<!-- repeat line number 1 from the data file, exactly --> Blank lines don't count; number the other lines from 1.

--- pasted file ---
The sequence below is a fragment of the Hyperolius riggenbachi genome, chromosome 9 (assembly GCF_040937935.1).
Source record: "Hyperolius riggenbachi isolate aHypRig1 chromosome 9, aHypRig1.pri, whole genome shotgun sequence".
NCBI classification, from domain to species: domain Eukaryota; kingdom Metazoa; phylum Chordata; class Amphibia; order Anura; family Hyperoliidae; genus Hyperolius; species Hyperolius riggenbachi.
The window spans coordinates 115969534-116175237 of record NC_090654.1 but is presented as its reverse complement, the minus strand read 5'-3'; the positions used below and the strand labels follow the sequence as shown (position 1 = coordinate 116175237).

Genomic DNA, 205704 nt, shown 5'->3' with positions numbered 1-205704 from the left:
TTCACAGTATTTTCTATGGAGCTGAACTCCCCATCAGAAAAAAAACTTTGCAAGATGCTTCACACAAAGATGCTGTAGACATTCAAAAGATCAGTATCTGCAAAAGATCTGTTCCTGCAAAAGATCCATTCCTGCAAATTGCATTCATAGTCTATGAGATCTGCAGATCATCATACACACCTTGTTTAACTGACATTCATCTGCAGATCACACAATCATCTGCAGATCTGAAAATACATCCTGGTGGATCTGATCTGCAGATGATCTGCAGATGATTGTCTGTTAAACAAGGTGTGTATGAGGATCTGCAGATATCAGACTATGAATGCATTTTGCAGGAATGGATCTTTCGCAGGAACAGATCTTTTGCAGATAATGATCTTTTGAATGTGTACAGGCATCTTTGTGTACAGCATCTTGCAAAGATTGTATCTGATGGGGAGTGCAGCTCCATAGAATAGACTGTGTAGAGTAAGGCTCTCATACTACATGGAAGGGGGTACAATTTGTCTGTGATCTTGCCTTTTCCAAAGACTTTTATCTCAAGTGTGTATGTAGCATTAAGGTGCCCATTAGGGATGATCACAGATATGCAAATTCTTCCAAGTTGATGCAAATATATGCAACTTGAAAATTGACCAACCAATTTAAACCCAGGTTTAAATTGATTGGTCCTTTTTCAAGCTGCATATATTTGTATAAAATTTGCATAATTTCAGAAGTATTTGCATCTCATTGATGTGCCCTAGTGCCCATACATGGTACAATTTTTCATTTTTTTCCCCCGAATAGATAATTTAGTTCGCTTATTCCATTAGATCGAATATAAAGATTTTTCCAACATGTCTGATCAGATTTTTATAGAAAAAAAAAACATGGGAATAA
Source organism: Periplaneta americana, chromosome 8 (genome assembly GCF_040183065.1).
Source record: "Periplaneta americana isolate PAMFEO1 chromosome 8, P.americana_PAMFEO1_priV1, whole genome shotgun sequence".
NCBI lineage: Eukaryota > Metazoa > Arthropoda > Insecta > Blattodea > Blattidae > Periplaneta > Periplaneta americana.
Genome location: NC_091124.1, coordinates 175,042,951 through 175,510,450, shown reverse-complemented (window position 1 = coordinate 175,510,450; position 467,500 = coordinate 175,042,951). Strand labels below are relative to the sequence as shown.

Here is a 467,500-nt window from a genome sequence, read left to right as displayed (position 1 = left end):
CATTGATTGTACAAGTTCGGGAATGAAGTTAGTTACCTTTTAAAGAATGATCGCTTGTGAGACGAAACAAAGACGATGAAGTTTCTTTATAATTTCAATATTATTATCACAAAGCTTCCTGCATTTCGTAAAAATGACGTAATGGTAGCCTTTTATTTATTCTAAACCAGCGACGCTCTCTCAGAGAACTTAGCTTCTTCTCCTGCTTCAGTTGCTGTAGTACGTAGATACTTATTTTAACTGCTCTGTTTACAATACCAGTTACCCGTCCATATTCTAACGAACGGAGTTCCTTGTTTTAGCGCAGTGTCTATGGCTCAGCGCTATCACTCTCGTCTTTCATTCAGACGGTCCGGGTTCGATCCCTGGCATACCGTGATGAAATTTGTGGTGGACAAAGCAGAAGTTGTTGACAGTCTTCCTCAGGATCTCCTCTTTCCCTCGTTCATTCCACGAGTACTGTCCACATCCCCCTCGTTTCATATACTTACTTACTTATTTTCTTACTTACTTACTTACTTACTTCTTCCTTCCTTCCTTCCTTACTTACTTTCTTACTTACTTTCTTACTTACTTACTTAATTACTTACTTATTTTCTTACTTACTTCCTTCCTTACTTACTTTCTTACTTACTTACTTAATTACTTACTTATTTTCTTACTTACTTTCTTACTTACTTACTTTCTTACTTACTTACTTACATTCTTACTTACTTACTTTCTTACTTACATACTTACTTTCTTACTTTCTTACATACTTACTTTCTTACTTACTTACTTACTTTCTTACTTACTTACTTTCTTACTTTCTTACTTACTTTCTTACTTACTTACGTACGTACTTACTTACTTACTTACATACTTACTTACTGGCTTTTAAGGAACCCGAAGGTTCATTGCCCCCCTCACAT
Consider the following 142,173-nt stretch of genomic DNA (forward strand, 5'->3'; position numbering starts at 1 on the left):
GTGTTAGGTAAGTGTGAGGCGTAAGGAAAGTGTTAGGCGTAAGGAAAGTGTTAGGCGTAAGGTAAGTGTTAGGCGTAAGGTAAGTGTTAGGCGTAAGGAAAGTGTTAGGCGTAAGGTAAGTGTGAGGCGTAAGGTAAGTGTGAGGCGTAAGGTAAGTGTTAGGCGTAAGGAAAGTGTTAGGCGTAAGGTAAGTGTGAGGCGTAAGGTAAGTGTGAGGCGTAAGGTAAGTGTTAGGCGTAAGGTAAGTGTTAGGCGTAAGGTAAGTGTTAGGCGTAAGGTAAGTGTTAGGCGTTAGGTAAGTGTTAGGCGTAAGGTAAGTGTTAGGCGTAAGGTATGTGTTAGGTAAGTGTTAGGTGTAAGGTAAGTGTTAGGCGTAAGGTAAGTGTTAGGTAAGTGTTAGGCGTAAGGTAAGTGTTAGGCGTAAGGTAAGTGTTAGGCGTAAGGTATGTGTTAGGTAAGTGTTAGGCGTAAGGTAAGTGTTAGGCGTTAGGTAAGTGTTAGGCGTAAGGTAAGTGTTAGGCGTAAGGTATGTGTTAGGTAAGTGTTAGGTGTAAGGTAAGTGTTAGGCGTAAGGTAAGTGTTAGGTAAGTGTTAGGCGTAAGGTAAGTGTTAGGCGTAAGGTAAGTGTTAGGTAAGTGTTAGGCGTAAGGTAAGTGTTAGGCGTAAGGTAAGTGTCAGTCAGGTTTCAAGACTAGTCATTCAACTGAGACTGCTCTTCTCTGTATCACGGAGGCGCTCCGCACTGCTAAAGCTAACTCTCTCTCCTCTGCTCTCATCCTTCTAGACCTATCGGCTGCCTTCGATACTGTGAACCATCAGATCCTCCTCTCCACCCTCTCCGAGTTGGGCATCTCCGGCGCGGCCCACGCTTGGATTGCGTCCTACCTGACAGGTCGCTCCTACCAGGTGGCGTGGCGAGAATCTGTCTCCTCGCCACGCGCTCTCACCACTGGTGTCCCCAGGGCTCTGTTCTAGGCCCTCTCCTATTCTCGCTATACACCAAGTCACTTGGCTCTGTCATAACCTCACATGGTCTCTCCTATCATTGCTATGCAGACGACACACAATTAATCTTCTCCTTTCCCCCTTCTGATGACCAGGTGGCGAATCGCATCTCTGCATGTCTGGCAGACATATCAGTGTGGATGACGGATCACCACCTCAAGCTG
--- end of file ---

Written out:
The sequence below is a fragment of the Hyperolius riggenbachi genome, chromosome 9 (assembly GCF_040937935.1).